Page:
Undergraduate Program

Director of Undergraduate Studies: Professor Seth Perry
Room 249 1879 Hall (258-6008)

Undergraduate Administrator: Michelle Medici
Room 145 1879 Hall (258-5172)

Schedule an appointment with Professor Seth Perry

The Study of Religion: An Overview

Princeton University has long been committed to the idea that religion, like politics or art, is an important sphere of life and merits systematic attention within the curriculum. The primary responsibility for instruction in this area has, for nearly eighty years, been entrusted to the Department of Religion, which belongs to the Division of the Humanities. Our charge is to do our best to examine religious life, the diverse forms it has taken in different cultures and historical periods, and the questions it poses for theoretical, ethical, and political reflection. As a humanities department, rather than a seminary or theological school, we appeal to the same standards of historical and philosophical scholarship found in neighboring disciplines.

The Department of Religion aims for our students to gain content knowledge with respect to religious traditions, practice, history, ethics, and philosophy, across time periods and cultural settings. In addition, we intend for our students to develop an understanding of the history of the academic study of religion and its crucial methodologies and purview. Beyond the inherent value of these mutually-constitutive sets of goals, we want the development of this content knowledge and facility with religious studies as a field to cultivate methodological tools that students will take with them into other parts of their academic lives and their eventual careers: an abiding intellectual curiosity; self-motivation and initiative in research; a habit of close reading and critical empathy in the assessment of both secondary and primary sources; facility with questions of race, gender, and class; and the ability to make clear, cogent, and successful arguments both in writing and in discussion.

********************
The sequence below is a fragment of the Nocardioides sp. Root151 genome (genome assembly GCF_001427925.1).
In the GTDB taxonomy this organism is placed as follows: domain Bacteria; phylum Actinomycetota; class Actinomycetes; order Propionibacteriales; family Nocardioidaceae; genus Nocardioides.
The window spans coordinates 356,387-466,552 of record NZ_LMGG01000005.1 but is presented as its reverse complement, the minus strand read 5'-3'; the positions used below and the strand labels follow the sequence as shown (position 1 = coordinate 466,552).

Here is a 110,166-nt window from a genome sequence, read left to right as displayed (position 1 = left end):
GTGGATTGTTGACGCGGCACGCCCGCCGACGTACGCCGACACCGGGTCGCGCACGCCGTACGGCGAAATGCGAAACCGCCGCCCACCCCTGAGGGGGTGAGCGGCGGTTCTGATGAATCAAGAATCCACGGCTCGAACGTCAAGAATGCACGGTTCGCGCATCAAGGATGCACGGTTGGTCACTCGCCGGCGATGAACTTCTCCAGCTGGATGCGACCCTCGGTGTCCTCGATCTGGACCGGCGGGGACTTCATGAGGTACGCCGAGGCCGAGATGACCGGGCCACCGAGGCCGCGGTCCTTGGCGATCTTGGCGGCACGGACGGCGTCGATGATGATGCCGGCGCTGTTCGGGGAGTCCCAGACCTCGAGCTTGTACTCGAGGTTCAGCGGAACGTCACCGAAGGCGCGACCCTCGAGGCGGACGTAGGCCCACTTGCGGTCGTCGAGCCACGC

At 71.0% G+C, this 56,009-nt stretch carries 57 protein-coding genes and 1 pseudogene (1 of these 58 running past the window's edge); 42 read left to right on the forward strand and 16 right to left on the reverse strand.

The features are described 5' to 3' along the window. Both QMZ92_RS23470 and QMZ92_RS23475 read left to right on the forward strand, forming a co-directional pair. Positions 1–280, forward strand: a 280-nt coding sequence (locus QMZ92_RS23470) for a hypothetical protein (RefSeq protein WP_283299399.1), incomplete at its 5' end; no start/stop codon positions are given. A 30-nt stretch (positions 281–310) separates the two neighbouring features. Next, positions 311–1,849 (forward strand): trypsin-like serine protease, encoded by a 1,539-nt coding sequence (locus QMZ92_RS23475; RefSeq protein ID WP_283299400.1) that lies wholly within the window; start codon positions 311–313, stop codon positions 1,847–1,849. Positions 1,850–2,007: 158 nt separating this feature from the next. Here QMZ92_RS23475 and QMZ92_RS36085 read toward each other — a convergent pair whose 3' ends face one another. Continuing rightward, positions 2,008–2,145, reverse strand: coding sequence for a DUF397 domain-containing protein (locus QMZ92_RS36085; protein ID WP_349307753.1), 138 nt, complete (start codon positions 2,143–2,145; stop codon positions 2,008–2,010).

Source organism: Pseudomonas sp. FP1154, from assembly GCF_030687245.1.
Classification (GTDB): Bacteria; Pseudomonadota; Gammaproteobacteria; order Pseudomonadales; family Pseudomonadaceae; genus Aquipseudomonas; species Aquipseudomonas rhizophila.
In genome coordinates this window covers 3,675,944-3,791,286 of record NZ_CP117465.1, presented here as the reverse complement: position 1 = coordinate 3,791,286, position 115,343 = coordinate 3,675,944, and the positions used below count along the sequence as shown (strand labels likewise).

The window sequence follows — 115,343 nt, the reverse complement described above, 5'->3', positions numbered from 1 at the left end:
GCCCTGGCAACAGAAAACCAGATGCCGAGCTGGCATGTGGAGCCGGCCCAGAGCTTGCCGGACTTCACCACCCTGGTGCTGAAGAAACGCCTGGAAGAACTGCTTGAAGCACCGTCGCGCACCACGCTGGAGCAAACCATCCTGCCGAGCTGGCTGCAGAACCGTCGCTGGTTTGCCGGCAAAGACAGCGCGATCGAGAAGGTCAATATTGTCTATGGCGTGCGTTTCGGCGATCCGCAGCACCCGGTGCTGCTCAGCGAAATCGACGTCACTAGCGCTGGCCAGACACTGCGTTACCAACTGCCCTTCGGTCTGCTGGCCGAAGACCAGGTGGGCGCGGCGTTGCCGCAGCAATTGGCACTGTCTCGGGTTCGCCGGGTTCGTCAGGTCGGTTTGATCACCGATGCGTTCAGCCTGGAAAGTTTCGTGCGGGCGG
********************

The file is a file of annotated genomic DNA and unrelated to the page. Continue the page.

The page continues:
The interdisciplinary nature of the Department and of its faculty – whose backgrounds and research interests in the study of religion include history, anthropology, philosophy, literature, politics and ethics – means that we tend to attract majors who are a diverse group. Despite a range of interests and approaches, the Department has a strong sense of community and collegiality that is actively fostered by faculty, staff and students, both undergraduate and graduate.